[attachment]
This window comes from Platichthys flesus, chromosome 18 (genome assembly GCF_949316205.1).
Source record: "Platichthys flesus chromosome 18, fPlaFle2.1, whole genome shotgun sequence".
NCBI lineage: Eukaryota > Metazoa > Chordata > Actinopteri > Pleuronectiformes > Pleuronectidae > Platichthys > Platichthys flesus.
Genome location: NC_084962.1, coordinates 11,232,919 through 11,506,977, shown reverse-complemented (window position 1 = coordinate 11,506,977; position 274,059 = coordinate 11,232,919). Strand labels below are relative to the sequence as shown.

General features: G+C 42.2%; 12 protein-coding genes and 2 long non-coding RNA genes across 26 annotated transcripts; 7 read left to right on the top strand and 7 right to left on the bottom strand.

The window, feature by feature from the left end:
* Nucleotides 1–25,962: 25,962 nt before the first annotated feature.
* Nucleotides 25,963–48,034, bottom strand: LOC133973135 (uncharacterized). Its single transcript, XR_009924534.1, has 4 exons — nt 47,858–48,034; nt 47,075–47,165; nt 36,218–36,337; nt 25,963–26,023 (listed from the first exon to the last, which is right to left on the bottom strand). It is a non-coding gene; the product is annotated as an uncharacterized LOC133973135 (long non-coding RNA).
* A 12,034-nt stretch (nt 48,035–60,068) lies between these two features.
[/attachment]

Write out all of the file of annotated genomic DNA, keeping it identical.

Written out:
This window comes from Platichthys flesus, chromosome 18 (genome assembly GCF_949316205.1).
Source record: "Platichthys flesus chromosome 18, fPlaFle2.1, whole genome shotgun sequence".
NCBI lineage: Eukaryota > Metazoa > Chordata > Actinopteri > Pleuronectiformes > Pleuronectidae > Platichthys > Platichthys flesus.
Genome location: NC_084962.1, coordinates 11,232,919 through 11,506,977, shown reverse-complemented (window position 1 = coordinate 11,506,977; position 274,059 = coordinate 11,232,919). Strand labels below are relative to the sequence as shown.

General features: G+C 42.2%; 12 protein-coding genes and 2 long non-coding RNA genes across 26 annotated transcripts; 7 read left to right on the top strand and 7 right to left on the bottom strand.

The window, feature by feature from the left end:
* Nucleotides 1–25,962: 25,962 nt before the first annotated feature.
* Nucleotides 25,963–48,034, bottom strand: LOC133973135 (uncharacterized). Its single transcript, XR_009924534.1, has 4 exons — nt 47,858–48,034; nt 47,075–47,165; nt 36,218–36,337; nt 25,963–26,023 (listed from the first exon to the last, which is right to left on the bottom strand). It is a non-coding gene; the product is annotated as an uncharacterized LOC133973135 (long non-coding RNA).
* A 12,034-nt stretch (nt 48,035–60,068) lies between these two features.